Reliance Industries: Relying on refining margins
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Reliance Industries Ltd (RIL) had reported a premium of $3.1 per barrel over the Singapore gross refining margin (GRM) for the March quarter. For the June quarter, that premium was expected to expand further. However, the reported premium of $6.5 per barrel, the highest in the last eight years according to RIL, far exceeded Street estimates. Most analysts had estimated the company’s GRM to be in the range of $9.5-10 per barrel. On the contrary, RIL’s GRM in the June quarter came in at $11.5 per barrel.
There are a couple of reasons for this outperformance. One, as Alok Agarwal, chief financial officer at RIL, said, “We did have a build-up in inventory towards the end of last quarter and we were able to liquidate that inventory at better prices than at the end of the last quarter”. Secondly, middle distillates, which include gas oil (diesel) and aviation fuel and account for nearly 45% of the company’s product slate, performed better. “Our crude sourcing was competitive too,” pointed out Agarwal.
Even as the GRM beat is strong, not everybody is impressed. “There’s no point in taking a call on GRM alone,” said independent analyst S.P. Tulsian. He added that looking at inventory at the end of the last fiscal year, it is likely that inventory gains, perhaps to the extent of approximately $2.5 per barrel, are included in the reported GRM.
Nonetheless, the fact remains that a strong performance by the refining segment did help the company beat analysts’ estimates by a good margin. But it’s worth remembering that the RIL stock has already gone up in the past five trading sessions.
Moreover, the performance of other business segments is not very encouraging. Sure, petrochemicals business Ebit (earnings before interest and tax) margin improved to 14.9% from 14% in the March quarter. But that was largely in line with Street estimates. While the oil and gas business reported an Ebit of Rs.48 crore compared with a loss in the March quarter, it hardly moves the needle for RIL. Losses of US shale operations increased.
Stand-alone revenue declined about 19%, reflecting the decline in broader crude oil prices, while net profit increased about 19% to Rs.7,548 crore. That was because of a 628 basis point jump in operating profit margin to 20%, while depreciation cost declined 3% and “other income” increased 18.5%, helping net profit growth. A basis point is 0.01%.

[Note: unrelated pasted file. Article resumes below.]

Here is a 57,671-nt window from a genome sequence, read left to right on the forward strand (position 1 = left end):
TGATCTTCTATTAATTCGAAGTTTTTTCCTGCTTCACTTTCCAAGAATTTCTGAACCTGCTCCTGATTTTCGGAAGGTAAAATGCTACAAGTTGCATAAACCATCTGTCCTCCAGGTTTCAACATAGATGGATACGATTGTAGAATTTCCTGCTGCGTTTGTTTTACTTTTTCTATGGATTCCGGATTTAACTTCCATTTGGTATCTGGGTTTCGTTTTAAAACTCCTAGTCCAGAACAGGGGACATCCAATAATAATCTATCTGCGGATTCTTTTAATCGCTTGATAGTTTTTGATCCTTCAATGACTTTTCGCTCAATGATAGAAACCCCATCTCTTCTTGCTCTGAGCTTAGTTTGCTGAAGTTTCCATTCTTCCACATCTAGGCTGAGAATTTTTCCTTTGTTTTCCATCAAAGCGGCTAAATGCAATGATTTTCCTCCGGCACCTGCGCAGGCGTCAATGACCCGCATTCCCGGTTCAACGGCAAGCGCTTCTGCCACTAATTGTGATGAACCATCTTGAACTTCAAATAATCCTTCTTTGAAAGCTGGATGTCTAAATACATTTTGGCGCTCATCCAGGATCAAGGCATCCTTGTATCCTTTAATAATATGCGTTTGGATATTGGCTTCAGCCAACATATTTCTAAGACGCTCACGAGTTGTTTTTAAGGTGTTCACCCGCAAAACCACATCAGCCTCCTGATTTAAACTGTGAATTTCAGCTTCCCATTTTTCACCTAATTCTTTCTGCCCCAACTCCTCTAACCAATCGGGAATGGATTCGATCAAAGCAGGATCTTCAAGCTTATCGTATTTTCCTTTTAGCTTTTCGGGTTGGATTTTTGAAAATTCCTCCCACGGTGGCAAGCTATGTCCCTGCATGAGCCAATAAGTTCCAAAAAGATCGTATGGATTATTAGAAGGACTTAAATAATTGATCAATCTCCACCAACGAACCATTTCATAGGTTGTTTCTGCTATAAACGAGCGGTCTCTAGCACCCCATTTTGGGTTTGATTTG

What of the stock? RIL shares have underperformed the benchmark Sensex since it announced its March quarter numbers. Some reasons for the underperformance can be attributed to the fact that the company had guided analysts about delays in commissioning of its downstream projects, lower refining margin environment and lack of clarity on the timelines of its telecom launch.
Currently, one RIL share trades at about 11 times its estimated earnings per share for this fiscal year. Of course, news flow on the telecom launch will be an important measure to track and so will developments on commissioning of downstream expansion projects.
In the near term, what is worrisome is that Singapore refining margins have hardly improved. Even as RIL delivered a great beat in the June quarter, the pertinent questions are whether that will sustain.
As of now, analysts don’t see inventory gains recurring for the current quarter.
The crude spreads that are relevant to RIL’s refineries have contracted in June and July 2016 from levels in April and May 2016, according to ICICI Securities Ltd. “This contraction of light-heavy crude spread would hit RIL’s GRM if it sustains,” wrote analysts from ICICI Securities in a note on 7 July.
Unfortunately for investors, it could well mean that the robust GRM performance seen last quarter may not be repeated in the current one.
The writer does not have positions in the companies discussed here.